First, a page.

previous next
[647a] and this fear we (like everybody else, I imagine) call shame.

Of course.

These are the two fears I was meaning; and of these the second is opposed to pains and to all other objects of fear, and opposed also to the greatest and most numerous pleasures.1

Very true.

Does not, then, the lawgiver, and every man who is worth anything, hold this kind of fear in the highest honor, and name it “modesty”; and to the confidence which is opposed to it does he not give the name “immodesty,” and pronounce it to be for all,

1 i.e. shame, which is fear of disgrace, induces fortitude under pain and the power of resisting vicious pleasures.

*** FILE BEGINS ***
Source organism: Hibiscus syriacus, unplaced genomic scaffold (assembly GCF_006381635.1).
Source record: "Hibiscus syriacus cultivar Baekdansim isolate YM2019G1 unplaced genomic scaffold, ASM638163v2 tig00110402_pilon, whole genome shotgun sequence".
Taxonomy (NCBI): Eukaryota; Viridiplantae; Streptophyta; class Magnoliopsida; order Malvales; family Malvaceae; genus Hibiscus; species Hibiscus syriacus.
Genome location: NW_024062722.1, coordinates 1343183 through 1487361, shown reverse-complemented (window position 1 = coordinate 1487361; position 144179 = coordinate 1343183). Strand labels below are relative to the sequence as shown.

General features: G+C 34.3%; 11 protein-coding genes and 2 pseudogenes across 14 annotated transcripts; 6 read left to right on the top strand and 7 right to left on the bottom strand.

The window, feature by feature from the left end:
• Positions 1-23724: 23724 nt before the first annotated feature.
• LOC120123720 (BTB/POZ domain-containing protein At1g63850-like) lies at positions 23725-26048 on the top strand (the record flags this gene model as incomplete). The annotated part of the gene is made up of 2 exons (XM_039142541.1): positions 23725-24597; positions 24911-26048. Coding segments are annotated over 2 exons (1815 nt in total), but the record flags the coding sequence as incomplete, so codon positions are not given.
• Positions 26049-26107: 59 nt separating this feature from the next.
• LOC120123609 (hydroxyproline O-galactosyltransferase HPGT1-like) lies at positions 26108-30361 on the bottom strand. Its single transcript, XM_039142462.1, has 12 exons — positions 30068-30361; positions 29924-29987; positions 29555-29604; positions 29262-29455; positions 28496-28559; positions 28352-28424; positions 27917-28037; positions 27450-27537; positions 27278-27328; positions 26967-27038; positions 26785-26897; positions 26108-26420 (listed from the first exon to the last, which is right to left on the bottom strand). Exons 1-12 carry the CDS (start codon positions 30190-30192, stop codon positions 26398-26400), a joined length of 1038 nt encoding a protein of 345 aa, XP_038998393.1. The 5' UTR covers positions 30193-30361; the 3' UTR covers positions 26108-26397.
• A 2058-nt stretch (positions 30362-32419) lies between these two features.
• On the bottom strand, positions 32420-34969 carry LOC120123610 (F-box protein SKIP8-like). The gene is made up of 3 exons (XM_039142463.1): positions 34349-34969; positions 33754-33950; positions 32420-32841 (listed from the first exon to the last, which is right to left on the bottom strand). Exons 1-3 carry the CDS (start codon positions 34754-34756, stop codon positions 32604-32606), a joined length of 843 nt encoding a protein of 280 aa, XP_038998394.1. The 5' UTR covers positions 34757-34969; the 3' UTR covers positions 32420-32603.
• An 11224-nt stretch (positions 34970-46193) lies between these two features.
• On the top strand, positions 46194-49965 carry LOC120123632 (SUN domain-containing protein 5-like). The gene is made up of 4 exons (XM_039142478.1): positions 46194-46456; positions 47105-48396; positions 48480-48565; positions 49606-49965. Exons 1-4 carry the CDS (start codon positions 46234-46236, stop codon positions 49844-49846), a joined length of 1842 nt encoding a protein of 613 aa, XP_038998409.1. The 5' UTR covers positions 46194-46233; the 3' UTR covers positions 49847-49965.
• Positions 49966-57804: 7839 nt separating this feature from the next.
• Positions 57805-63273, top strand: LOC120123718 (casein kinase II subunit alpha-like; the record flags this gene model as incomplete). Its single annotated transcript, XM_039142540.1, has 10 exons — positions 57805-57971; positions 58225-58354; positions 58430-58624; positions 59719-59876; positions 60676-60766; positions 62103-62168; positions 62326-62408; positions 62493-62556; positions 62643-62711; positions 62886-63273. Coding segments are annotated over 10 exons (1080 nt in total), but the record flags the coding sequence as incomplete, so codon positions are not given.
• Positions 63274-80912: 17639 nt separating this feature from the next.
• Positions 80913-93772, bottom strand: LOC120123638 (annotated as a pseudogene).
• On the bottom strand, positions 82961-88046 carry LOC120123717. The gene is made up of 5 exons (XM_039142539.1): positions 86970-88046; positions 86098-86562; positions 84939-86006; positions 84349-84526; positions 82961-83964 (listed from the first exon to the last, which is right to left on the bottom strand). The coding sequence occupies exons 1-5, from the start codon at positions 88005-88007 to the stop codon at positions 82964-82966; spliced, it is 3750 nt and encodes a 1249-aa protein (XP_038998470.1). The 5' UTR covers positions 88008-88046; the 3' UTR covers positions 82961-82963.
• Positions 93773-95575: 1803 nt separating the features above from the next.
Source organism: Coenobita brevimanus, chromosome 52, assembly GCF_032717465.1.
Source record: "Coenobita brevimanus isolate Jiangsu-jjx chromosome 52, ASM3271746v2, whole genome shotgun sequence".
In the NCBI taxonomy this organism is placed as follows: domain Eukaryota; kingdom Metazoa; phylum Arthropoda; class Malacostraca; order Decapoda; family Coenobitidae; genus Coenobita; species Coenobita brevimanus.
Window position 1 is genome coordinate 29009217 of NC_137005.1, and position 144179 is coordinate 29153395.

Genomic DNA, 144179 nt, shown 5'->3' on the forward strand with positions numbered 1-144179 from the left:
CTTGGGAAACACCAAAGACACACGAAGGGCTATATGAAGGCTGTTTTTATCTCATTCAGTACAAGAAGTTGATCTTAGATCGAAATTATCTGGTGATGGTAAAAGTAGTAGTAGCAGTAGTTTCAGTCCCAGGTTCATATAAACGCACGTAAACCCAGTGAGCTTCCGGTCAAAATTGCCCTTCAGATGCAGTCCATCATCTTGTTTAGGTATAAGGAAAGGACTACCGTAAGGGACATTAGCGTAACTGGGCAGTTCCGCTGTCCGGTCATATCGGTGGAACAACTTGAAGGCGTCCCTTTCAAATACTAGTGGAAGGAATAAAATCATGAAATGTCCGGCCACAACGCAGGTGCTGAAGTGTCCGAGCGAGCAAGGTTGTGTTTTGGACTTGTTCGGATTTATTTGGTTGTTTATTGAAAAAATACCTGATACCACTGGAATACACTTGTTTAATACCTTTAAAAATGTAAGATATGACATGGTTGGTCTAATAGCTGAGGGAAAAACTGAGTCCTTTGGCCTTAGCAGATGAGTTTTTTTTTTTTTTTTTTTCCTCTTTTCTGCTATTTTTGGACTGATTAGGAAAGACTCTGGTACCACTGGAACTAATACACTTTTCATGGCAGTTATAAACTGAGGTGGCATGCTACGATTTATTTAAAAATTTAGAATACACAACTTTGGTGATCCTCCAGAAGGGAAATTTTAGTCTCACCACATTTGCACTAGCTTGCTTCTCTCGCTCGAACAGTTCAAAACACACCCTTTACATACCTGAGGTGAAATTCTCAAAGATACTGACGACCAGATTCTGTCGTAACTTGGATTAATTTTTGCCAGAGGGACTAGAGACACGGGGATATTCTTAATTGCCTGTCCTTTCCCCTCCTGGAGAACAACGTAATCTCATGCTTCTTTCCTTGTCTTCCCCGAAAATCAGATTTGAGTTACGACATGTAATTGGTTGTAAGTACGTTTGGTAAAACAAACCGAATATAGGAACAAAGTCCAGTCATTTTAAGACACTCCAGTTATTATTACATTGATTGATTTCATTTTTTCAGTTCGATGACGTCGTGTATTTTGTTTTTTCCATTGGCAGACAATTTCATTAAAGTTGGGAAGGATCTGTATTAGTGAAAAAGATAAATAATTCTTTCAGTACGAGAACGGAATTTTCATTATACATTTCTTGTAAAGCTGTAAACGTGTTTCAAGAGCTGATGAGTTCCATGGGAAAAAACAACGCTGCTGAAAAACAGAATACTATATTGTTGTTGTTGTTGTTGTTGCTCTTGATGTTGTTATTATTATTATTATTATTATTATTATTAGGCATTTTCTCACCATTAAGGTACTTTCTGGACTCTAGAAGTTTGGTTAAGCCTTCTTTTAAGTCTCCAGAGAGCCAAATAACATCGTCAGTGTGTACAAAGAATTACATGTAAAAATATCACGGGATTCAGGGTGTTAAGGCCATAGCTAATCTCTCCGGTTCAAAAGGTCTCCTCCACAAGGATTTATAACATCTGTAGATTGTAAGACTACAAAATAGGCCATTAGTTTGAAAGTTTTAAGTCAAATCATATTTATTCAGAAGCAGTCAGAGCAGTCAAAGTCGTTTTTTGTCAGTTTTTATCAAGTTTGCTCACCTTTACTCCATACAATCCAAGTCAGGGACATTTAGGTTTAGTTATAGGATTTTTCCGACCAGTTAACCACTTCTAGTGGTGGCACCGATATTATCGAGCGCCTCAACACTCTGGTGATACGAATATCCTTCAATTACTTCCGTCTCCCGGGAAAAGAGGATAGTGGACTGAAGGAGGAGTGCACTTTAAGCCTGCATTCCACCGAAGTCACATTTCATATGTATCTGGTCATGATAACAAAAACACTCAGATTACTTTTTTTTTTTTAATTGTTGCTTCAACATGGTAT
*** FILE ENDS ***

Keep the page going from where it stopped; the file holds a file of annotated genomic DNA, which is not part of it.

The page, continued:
Creative Commons License
This work is licensed under a Creative Commons Attribution-ShareAlike 3.0 United States License.

An XML version of this text is available for download, with the additional restriction that you offer Perseus any modifications you make. Perseus provides credit for all accepted changes, storing new additions in a versioning system.

load focus Greek (1903)
hide Places (automatically extracted)

View a map of the most frequently mentioned places in this document.

Download Pleiades ancient places geospacial dataset for this text.

hide Display Preferences
Greek Display:
Arabic Display:
View by Default:
Browse Bar: